And it’s probably why I found two new offerings from Brazil rather tepid. Of the two, Mario Adnet’s Villa Lobos (Boranda 0020 **) is the more interesting and the more eclectic offering. It also benefits from the addition from really topnotch musicians. This is a theme album dedicated to the songs of Heitor Villa-Lobos (1897-1959), an important Brazilian modernist composer. The repertoire is a plus and a minus. Like many modernists, Villa-Lobos borrowed freely from other sources (chamber music, movie scores, tango, even some faintly Celtic material). As is also the case, some of the Stravinsky-influenced experimental flights are more impressive than riveting.

Too much introspection bored me when listening to Antonio Loureiro’s (Boranda 0015 *). This is piano-based jazz that veers into soundscaping by breaking melodies, drifting into improv, and descending into shapelessness. It feels soulful in its own way, but I often wondered if Loureiro had any audience in mind other than himself and the musicians on stage. In Portuguese só means “under” or “who,” but I often found myself leaving off the accent and reacting in English with a simple interrogative: so?


James Connolly Gets Rebellious Treatment

Songs of Freedom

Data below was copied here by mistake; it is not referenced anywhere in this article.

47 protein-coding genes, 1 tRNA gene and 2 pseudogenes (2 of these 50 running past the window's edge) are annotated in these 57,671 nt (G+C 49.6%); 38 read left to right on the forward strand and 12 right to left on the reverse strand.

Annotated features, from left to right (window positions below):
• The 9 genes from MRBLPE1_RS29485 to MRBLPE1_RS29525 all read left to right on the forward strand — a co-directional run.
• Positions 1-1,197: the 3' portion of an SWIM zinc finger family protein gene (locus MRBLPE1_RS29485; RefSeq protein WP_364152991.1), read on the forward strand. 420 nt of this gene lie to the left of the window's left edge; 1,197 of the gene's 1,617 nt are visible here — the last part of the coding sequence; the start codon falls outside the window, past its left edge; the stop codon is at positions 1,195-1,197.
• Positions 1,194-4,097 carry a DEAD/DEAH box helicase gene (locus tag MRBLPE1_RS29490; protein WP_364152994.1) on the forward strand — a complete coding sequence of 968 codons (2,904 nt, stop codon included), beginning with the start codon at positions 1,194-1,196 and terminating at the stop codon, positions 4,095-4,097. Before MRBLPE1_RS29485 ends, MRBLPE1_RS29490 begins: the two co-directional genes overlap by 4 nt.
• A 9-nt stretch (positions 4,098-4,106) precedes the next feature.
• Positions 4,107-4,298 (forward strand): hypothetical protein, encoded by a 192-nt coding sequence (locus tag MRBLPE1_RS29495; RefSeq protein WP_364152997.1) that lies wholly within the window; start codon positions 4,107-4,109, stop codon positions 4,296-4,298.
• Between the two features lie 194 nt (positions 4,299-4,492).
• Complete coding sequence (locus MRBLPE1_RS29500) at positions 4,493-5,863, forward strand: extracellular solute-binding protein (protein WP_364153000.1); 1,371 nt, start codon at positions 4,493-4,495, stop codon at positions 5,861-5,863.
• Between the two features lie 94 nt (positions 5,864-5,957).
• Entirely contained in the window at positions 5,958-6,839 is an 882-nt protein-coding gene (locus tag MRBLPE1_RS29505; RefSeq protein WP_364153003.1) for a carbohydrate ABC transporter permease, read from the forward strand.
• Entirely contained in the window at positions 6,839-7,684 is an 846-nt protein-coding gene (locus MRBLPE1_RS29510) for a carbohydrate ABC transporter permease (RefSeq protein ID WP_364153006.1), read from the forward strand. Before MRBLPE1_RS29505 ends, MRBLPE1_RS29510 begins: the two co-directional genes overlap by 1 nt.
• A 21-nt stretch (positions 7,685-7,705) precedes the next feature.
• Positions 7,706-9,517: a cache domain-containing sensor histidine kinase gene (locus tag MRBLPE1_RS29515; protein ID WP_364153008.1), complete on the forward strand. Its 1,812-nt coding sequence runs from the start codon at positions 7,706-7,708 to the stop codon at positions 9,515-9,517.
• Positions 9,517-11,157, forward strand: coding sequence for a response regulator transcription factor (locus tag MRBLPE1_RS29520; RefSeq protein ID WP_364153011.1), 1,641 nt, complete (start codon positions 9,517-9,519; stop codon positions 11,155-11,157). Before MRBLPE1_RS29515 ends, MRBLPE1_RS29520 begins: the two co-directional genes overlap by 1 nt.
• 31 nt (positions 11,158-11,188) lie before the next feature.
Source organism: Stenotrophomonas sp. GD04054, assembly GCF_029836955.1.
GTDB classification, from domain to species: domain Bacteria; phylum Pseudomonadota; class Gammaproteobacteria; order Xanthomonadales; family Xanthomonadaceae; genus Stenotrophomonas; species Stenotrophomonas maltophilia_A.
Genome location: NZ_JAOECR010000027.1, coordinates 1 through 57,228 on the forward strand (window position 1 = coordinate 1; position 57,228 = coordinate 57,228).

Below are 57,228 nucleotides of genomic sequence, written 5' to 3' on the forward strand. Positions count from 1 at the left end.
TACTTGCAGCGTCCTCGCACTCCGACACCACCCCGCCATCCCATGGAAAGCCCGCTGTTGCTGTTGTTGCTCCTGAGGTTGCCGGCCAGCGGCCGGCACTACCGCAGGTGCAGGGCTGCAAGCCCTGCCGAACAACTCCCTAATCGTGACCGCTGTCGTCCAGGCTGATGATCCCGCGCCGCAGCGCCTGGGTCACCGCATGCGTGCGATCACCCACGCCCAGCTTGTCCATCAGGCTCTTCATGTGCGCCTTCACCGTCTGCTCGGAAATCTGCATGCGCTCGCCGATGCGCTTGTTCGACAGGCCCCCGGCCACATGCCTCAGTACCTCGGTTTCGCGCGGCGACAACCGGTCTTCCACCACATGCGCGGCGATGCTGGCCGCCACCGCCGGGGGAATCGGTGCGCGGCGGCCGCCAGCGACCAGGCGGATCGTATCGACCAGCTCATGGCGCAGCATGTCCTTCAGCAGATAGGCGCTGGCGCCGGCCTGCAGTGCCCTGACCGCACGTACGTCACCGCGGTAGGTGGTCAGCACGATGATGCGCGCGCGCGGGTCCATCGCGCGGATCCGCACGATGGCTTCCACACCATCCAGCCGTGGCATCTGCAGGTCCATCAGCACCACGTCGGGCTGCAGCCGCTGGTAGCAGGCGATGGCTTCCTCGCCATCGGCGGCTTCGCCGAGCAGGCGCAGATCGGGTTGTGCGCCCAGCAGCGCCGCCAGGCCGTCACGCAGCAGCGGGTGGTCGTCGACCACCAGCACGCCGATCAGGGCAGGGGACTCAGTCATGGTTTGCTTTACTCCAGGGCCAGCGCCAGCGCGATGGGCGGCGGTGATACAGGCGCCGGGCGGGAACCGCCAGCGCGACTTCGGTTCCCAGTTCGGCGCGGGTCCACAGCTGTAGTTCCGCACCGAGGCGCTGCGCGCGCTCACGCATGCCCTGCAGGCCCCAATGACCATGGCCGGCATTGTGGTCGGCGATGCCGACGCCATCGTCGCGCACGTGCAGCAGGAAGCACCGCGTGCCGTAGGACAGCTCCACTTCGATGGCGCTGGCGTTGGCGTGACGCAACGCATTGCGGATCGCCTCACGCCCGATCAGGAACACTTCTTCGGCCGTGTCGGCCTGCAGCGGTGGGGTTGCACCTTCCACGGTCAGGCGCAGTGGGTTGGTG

PM Press A-017-2

Until World War One, the labor movement, Irish nationalism, and socialism knew no national boundaries and a figure such as politician/rebel/songwriter James Connolly (1868-1916) was as famous in North America as in Ireland or the British Isles. His death at the hands of a British firing squad in the wake of the failed Easter Uprising was mourned across the globe. A new recording and accompanying songbook takes us inside of Connolly’s life, causes, and the protest songs he and others penned and cherished. It’s more than a nostalgia piece, although it evokes the sort of movement songs that dominated the pages of Sing Out! during its early years. The project is the brainchild of Mat Callahan, a San Francisco-based activist and musician who honed his teeth on political rock. This album, for the most part, has a folksier feel. It features nine songs written by Connolly, including “Human Freedom,” “When Labor Calls,” and “Watchword of Labor,” which were known to North American members of the Industrial Workers of the World. (Connolly joined the IWW when lived in America.) The remaining four songs are three in Connolly’s honor, including Irish poet Patrick Galvin’s moving “Where is James Connolly?” and Jim Connell’s internationally famous “The Red Flag.” The last is one of the few tracks that doesn’t quite work, as it is given an agit-rock treatment in which the music overwhelms the lyrics–the latter being the point of social protest music. Aside from this slip, the 13 musicians of the Songs of Freedom Band evoke the community exuberance of comrades singing in support of unions, socialism, and Irish freedom. Callahan’s edited edition of the 1907 The James Connolly Songbook is the sort of historical artifact that’s didactic, but which also makes you think that modern movements could learn a few lessons by delving into it. In Connolly’s spirit, both the CD and the book are borders-defying projects assembled and funded in Ireland, Switzerland, and the United States. 

Rob Weir